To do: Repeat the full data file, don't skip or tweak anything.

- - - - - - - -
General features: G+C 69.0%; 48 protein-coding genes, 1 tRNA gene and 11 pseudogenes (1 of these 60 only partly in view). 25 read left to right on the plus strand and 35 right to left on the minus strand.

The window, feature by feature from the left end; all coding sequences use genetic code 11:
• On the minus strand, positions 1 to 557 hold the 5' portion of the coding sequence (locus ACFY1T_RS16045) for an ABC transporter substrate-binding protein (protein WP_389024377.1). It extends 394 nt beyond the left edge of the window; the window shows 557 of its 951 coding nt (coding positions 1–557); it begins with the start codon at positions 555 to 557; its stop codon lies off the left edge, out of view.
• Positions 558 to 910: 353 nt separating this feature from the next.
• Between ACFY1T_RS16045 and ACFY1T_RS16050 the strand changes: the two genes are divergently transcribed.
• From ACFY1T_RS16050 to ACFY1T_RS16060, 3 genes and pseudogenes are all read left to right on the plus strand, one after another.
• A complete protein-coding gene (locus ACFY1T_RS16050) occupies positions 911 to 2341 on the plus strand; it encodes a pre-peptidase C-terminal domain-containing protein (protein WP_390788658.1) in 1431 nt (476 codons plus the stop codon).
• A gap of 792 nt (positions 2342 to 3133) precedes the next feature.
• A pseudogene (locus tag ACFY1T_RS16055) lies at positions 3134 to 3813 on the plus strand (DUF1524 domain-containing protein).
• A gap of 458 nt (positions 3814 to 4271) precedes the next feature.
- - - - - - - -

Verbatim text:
General features: G+C 69.0%; 48 protein-coding genes, 1 tRNA gene and 11 pseudogenes (1 of these 60 only partly in view). 25 read left to right on the plus strand and 35 right to left on the minus strand.

The window, feature by feature from the left end; all coding sequences use genetic code 11:
• On the minus strand, positions 1 to 557 hold the 5' portion of the coding sequence (locus ACFY1T_RS16045) for an ABC transporter substrate-binding protein (protein WP_389024377.1). It extends 394 nt beyond the left edge of the window; the window shows 557 of its 951 coding nt (coding positions 1–557); it begins with the start codon at positions 555 to 557; its stop codon lies off the left edge, out of view.
• Positions 558 to 910: 353 nt separating this feature from the next.
• Between ACFY1T_RS16045 and ACFY1T_RS16050 the strand changes: the two genes are divergently transcribed.
• From ACFY1T_RS16050 to ACFY1T_RS16060, 3 genes and pseudogenes are all read left to right on the plus strand, one after another.
• A complete protein-coding gene (locus ACFY1T_RS16050) occupies positions 911 to 2341 on the plus strand; it encodes a pre-peptidase C-terminal domain-containing protein (protein WP_390788658.1) in 1431 nt (476 codons plus the stop codon).
• A gap of 792 nt (positions 2342 to 3133) precedes the next feature.
• A pseudogene (locus tag ACFY1T_RS16055) lies at positions 3134 to 3813 on the plus strand (DUF1524 domain-containing protein).
• A gap of 458 nt (positions 3814 to 4271) precedes the next feature.